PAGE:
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Rushing Valley rivers have already taken people with them as Sierra snowmelt intensifies

Water rushes under a bridge as California's snowmelt ramps up during high temperatures.
Fresno County Sheriff's Office
Water rushes under a bridge as California's snowmelt ramps up during high temperatures.

Click here for coverage of the 2023 floods in the San Joaquin Valley.

FRESNO, Calif. – Surging Sierra Nevada snowmelt claimed two more lives over the weekend after Fresno County rescue teams pulled the remains of young siblings out of the Kings River.

A 4-year-old boy and his 8-year-old sister were swept away Sunday near Pine Flat dam during a family outing, according to the Fresno County Sheriff’s Office.

On Monday, CAL Fire search-and-rescue crews found the boy nearly two miles from where strong currents separated the children from their mother. The girl was found shortly after falling into the water on Sunday.

Both had died by the time first-responders located them. Neither child had been wearing a lifejacket, according to the sheriff’s office.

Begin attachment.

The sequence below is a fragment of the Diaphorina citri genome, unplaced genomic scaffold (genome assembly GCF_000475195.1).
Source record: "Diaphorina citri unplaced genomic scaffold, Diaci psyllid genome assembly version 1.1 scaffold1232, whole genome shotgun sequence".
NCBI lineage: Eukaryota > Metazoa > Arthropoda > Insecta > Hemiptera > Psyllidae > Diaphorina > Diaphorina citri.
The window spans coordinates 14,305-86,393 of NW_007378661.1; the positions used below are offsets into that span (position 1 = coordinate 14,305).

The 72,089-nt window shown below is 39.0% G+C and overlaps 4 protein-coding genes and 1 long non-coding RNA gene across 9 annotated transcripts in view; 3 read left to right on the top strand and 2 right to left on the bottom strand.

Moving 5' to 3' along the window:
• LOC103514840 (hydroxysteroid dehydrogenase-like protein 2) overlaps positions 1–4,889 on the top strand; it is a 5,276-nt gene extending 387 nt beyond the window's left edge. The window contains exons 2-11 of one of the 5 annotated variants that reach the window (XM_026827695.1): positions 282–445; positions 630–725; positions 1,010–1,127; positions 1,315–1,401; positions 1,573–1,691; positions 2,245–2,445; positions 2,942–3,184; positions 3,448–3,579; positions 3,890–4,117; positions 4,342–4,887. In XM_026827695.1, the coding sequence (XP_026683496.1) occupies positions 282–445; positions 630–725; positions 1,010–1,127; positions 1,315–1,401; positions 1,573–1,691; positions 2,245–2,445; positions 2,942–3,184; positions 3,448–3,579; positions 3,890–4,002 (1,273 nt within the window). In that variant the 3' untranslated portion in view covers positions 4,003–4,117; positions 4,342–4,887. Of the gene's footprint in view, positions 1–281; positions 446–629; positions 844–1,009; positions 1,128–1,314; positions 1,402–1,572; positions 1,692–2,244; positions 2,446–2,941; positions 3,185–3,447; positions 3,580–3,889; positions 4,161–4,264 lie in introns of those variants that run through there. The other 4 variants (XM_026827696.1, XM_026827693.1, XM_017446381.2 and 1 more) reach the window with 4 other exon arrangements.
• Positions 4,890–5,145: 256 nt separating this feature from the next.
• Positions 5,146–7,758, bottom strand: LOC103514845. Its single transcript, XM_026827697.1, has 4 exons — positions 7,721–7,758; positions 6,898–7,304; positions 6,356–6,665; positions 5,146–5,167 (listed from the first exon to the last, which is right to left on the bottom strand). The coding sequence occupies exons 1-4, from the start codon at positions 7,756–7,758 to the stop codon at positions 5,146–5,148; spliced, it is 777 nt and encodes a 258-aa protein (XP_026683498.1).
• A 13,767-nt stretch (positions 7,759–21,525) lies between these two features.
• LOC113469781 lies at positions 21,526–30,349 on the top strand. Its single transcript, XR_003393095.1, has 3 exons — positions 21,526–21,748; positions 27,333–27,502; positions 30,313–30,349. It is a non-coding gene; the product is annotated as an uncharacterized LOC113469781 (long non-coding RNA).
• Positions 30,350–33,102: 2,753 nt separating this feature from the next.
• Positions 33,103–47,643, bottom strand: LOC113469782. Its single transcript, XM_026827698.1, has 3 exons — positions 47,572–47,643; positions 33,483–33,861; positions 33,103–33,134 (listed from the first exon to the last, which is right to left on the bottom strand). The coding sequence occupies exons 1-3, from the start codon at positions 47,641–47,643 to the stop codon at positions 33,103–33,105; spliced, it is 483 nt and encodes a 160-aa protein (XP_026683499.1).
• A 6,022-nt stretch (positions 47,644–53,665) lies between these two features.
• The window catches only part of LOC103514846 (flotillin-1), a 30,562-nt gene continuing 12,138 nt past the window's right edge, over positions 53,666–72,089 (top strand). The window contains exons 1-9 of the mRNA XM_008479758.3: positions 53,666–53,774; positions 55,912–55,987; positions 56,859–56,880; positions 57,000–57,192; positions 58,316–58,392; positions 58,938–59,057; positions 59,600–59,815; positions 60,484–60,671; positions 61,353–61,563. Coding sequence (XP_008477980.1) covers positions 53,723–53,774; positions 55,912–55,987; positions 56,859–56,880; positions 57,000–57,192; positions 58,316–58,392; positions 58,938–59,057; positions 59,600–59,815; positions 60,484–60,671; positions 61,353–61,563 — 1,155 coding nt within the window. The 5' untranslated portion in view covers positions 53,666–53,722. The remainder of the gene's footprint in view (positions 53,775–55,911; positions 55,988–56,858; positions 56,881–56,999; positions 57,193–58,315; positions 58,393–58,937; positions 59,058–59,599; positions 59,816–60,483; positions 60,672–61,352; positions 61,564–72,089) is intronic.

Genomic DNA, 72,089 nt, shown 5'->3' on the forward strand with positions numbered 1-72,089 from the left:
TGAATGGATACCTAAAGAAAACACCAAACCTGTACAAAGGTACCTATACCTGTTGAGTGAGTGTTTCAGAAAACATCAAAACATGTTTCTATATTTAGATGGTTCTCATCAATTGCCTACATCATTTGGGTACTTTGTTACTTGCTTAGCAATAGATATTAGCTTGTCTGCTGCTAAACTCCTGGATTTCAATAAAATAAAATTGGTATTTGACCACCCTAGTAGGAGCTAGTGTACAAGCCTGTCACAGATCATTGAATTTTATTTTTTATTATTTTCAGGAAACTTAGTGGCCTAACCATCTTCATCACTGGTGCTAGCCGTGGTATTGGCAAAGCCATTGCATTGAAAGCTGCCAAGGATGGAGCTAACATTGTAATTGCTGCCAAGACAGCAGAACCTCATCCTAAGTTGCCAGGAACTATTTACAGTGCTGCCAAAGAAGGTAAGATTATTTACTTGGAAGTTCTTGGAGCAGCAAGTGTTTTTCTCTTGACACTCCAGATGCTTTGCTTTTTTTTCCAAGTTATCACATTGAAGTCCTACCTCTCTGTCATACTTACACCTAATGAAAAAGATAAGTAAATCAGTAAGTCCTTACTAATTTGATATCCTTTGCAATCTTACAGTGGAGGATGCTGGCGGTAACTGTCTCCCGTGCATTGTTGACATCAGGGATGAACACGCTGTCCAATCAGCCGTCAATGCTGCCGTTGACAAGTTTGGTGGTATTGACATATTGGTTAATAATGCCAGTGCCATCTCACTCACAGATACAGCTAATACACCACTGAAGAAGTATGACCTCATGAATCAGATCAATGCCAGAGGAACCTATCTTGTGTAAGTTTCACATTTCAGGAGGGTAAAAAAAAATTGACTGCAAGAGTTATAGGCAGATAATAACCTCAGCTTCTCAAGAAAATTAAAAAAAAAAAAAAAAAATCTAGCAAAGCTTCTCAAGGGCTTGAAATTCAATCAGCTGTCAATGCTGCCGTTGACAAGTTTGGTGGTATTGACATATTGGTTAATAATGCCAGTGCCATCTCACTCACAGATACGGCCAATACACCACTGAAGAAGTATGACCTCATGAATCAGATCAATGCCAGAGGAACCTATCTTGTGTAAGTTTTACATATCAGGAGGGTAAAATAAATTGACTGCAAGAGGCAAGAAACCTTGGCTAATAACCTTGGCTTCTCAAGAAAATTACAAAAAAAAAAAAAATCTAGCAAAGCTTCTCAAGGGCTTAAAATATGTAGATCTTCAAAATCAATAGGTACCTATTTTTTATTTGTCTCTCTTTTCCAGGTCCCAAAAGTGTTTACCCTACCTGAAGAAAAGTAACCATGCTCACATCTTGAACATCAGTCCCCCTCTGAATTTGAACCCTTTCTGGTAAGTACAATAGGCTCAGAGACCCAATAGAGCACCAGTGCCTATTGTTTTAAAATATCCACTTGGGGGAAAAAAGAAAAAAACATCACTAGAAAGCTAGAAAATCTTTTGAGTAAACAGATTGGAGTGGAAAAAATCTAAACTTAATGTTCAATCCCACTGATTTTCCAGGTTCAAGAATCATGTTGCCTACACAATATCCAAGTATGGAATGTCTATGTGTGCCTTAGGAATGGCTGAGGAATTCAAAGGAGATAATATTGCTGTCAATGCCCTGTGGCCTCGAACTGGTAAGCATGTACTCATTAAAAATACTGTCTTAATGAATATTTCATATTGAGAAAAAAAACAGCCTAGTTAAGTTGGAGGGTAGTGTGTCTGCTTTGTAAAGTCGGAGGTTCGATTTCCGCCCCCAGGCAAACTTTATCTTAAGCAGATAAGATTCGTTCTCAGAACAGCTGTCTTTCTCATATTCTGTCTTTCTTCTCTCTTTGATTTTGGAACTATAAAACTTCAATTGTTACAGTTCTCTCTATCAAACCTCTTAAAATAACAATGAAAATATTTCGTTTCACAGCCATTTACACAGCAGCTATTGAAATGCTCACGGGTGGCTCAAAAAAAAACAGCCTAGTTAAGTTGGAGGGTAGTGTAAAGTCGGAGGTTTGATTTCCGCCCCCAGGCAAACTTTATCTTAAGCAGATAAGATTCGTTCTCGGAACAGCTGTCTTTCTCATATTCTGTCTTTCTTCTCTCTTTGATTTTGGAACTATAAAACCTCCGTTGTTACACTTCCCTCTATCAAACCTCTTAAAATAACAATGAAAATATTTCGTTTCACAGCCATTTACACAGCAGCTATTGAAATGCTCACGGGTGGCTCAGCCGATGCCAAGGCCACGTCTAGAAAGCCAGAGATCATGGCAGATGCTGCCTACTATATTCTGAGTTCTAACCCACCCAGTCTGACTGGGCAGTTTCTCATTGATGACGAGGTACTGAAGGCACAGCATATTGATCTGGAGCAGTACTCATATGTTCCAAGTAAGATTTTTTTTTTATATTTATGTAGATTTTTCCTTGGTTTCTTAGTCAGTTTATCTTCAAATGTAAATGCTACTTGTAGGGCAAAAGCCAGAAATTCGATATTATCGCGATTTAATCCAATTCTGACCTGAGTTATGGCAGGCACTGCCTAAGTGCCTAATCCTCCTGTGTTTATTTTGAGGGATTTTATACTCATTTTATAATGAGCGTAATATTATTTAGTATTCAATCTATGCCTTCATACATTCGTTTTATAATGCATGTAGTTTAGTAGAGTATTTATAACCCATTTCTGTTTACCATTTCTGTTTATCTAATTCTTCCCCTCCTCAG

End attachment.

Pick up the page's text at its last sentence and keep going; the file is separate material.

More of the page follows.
The Kings River – like most other San Joaquin Valley waterways – has been closed to the general public since March due to safety concerns.

Warming temperatures are sending torrents of frigid water down the Sierra, causing flows to soar to 50-year highs.

As the San Joaquin Valley flirts with triple-digit highs amid a summer-like heatwave, icy-cold rivers may seem like a refreshing respite. But fast-flowing river water can be deadly. Currents are deceptively strong, and debris uprooted from severe flooding earlier this year only increases the danger.

“It’s melted snow, so it’s extremely cold water,” explains Daniel Harty with the National Weather Service in Hanford. “It only takes a few minutes and hypothermia can start setting in.”

In Tulare County, deputies continue searching for two men reported missing along the Tule and Kaweah rivers. That includes a man who was swept away while saving a 7-year-old girl from the water, according to the sheriff’s office.

Statewide, more than half a dozen are missing or dead so far this spring.

Valley sheriffs say local rivers will remain closed until flows return to safe levels. That could be a while, authorities warn, with flows expected to peak in late June.

Accessing closed rivers comes with a minimum fine of $225 in Fresno County.

“Water levels are being monitored on a daily basis and a decision to reopen the rivers will be made once these extraordinary dangerous conditions improve,” the Fresno County Sheriff's Office said in a social media post that ends with the hashtag “#LifeOverRecreation.”

Joshua Yeager is a Report For America corps reporter covering Kern County for KVPR.